Chevron's gross margin for FY 2010 and FY 2011 was 32.06% and 32.25% respectively. They have averaged a 27.90% gross profit margin since 2001 with a low of 23.80% in 2005. Their net income margin for the same years were 9.60% and 11.01% respectively. I like the net income margin to be at least 10% and preferably rising. Chevron is doing well on both fronts with an increasing net margin that is above 10%. They have averaged a 7.48% net margin since 2001 with a disaapointing 1.20% in 2002. Their cash-to-debt ratio for the same years was 0.28 and 1.64. They have plenty of cash on hand to cover debt payments which is great to see in case the global economy turns south again they should be able to weather the storm just fine.

Share Buyback:

Chevron's shares outstanding have decreased every year since 2001 except for in 2005. Of course in 2005 they increased by 5.96%. They have decreased shares outstanding by an average of 0.71% per year since 2002. In total they've bought back just over 7% of their 2001 shares outstanding.



A negative number for the % change value means shares were bought back by the company and a positive value means the shares outstanding increased.

Dividend Analysis:

Chevron is a dividend contender with 25 consecutive years of dividend increases. Their current annual dividend sits at 3.39%. Chevron's annual increase for the last 1, 3, 5 and 10 years has been 13.59%, 9.68%, 9.20% and 9.63%. These numbers are different from the actual quarterly increases since these are based off the dividend paid out during each fiscal year. Their payout ratio has been pretty steady since 2001 with only 3 years where the payout ratio based off earnings was 40% or higher. And only one year was really troublesome with 2002 having a 258% payout ratio. They have averaged a 49.66% payout ratio including 2002, if you take out 2002 they have averaged a 28.70%.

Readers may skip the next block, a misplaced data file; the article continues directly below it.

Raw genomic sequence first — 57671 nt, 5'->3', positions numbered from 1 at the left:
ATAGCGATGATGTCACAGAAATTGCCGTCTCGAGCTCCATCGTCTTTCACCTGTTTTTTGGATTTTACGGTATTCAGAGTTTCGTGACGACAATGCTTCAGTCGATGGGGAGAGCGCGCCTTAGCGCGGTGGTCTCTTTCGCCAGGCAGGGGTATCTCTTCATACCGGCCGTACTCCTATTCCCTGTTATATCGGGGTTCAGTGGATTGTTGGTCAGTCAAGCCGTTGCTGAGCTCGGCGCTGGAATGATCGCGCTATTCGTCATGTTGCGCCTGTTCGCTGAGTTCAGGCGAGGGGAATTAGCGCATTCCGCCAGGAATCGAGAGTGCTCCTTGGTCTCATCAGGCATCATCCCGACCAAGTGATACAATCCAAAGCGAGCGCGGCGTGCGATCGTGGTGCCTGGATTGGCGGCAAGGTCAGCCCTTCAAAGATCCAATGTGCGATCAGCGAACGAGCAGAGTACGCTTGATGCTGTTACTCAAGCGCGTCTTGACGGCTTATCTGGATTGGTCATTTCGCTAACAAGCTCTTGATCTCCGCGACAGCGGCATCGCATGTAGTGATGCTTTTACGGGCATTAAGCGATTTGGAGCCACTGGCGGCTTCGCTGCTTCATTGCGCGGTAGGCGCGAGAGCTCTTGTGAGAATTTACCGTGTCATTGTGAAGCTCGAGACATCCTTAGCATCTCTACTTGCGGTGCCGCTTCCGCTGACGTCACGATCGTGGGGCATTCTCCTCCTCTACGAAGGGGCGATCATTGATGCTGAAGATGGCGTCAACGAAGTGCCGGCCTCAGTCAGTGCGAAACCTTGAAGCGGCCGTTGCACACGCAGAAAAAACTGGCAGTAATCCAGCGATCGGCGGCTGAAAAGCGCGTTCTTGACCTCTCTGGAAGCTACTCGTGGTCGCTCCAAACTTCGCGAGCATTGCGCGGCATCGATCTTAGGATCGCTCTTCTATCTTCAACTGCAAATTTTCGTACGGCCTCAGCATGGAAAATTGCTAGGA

Their FCF per share has been pretty good except that it's not enough to cover dividends. The following chart is one of my favorite graphs to use to see the growth rates in dividends, free cash flow and earnings as well as their relative positions. FCF has rarely covered the annual dividends paid out which gets me a little worried.


Return on Equity and Return on Capital Invested:

Chevron's ROE has averaged 20.72% since 2001 and has recently been increasing. Their ROCI has also been increasing the last 3 years and has averaged 17.9% since 2001.


Revenue and Net Income:

Since the basis of dividend growth is revenue and net income growth I've added a new section to my stock analysis. Here you can see CVX's history of revenue and net income since 2001. Their revenue took a big hit from 2008 to 2009, like most companies, but trended back higher since then. While their revenue hasn't surpassed 2008's number, their net income has passed 2008's valued. This means that they have increased their net income margin which is great to seeand has already surpassed their revenue from 2008.


Forecast:


The chart shows the historical prices for the previous 10 years and the forecast based on the average PE ratios and the expected EPS values. I have also included a forecast based off a PE ratio that is only 75% of the average low PE ratio for the previous 5 years, 10 years or 16 whichever is least. I like to the look to buy at the 75% Low PE price or lower to provide for additional margin of safety. In this case the target PE is 5.64. This corresponds to a entry price of $70.38 based off the expected earnings for 2012. This means that Chevron is trading at a $35.68 premium to this price. I highly doubt you'll see a $70 entry price anytime soon unless the global economy tanks again. That's probably the only chance of getting that entry price. Even though I typically look for 75% of the low PE, I don't think that really applies in this case. That PE ratio would be the second lowest PE they've traded for since 2001. In this case I would raise it up to at least the average of the last 10 years which was 7.5.

Conclusion:

The average of all the valuation models gives a fair value of $112.17 which means that Chevron is currently trading at a 5.5% discount to the average fair value. I've also calculated the fair value with the highest and lowest valuation methods thrown out. In this case, the DCF and Avg P/S valuations are thrown out and the new average is $105.37. Chevron is trading at a 0.66% premium to this price.

I would say that overall Chevron is a bit undervalued but isn't a great discount at the current levels.

1 comment:

  1. Excellently amazing and exciting too. Can you please mention me the source of your reference... I am happy that at least somebody gave this subject an attention.

    ReplyDelete